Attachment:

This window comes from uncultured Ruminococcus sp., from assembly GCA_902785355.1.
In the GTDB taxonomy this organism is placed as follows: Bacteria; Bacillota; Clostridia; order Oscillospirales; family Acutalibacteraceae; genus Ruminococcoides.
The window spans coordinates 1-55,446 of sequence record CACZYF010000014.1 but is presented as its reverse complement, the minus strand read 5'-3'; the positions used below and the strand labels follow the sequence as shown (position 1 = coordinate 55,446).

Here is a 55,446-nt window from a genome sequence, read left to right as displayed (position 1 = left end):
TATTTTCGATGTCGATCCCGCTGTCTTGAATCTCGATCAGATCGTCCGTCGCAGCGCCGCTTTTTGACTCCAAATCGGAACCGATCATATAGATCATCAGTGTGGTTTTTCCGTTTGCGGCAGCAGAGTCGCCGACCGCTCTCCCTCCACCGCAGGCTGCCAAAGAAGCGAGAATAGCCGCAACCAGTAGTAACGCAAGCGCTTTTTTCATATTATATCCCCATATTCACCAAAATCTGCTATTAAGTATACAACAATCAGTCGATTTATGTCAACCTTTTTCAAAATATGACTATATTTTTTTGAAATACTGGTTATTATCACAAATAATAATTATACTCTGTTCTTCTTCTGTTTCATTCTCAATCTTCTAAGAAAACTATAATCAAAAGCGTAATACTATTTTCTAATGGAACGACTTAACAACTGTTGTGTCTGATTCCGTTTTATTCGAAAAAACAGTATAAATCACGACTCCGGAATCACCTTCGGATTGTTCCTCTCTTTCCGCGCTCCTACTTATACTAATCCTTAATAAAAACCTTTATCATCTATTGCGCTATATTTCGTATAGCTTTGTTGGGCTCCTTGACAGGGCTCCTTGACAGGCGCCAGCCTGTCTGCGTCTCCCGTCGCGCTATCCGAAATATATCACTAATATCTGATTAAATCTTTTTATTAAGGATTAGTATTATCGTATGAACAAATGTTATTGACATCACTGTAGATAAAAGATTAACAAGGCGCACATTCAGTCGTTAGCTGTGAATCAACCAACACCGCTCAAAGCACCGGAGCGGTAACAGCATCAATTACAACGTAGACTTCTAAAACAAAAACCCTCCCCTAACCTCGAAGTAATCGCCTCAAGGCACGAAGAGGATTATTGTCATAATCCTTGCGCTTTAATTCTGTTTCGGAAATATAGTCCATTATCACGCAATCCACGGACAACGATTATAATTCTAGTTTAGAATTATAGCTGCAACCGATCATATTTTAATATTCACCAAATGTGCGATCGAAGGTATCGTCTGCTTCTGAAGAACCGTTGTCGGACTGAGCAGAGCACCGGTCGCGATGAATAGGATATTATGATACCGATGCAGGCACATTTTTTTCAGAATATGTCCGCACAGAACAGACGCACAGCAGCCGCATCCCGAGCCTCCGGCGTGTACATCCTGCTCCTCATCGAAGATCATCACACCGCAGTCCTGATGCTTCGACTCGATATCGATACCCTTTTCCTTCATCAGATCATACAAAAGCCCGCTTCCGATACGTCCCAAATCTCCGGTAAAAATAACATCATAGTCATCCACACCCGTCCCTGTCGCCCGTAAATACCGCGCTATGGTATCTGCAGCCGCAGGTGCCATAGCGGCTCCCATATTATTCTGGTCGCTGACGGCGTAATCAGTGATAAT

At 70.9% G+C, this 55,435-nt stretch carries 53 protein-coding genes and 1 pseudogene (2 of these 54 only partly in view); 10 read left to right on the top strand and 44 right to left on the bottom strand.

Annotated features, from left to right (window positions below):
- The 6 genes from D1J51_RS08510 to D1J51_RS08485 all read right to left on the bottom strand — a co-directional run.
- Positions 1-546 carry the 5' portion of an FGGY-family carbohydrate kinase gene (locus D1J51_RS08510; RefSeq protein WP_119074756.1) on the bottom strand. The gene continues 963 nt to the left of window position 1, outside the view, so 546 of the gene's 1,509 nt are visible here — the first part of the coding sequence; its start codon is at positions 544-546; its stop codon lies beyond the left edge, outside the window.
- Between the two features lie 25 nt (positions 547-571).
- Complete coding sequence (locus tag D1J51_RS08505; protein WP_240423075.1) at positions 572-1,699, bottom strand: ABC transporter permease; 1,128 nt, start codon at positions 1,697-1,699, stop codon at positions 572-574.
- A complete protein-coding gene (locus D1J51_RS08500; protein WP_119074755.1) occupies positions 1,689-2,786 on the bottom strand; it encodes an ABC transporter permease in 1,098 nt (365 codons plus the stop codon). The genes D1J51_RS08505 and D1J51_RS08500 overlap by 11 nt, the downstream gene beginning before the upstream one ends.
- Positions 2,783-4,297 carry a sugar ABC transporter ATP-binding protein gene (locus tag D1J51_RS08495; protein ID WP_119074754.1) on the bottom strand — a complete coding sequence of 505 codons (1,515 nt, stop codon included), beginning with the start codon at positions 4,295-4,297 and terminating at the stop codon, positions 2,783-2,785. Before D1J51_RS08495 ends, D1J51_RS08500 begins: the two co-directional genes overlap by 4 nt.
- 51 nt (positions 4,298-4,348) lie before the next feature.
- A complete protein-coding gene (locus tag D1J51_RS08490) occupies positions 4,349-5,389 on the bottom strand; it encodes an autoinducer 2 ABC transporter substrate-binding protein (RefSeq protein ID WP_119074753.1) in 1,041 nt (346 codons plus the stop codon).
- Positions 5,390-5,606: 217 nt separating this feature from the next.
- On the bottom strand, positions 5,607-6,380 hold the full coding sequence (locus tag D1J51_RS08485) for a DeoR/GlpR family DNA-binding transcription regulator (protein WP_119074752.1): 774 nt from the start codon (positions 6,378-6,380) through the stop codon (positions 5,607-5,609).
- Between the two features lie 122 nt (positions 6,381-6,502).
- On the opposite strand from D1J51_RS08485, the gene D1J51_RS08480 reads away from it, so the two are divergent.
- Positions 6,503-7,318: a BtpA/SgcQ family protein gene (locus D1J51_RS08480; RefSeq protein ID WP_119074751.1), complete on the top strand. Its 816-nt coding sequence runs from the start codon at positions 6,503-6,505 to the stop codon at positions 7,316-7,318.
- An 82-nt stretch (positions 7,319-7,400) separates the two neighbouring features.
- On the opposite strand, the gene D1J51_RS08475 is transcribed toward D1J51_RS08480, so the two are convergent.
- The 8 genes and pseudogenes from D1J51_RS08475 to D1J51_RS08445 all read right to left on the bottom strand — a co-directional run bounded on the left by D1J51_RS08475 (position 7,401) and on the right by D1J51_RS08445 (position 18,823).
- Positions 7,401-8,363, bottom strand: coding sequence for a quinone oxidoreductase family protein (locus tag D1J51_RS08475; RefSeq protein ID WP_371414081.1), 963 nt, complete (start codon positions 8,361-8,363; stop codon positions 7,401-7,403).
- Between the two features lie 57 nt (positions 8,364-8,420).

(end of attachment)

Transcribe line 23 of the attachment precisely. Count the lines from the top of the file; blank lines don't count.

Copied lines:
- The 8 genes and pseudogenes from D1J51_RS08475 to D1J51_RS08445 all read right to left on the bottom strand — a co-directional run bounded on the left by D1J51_RS08475 (position 7,401) and on the right by D1J51_RS08445 (position 18,823).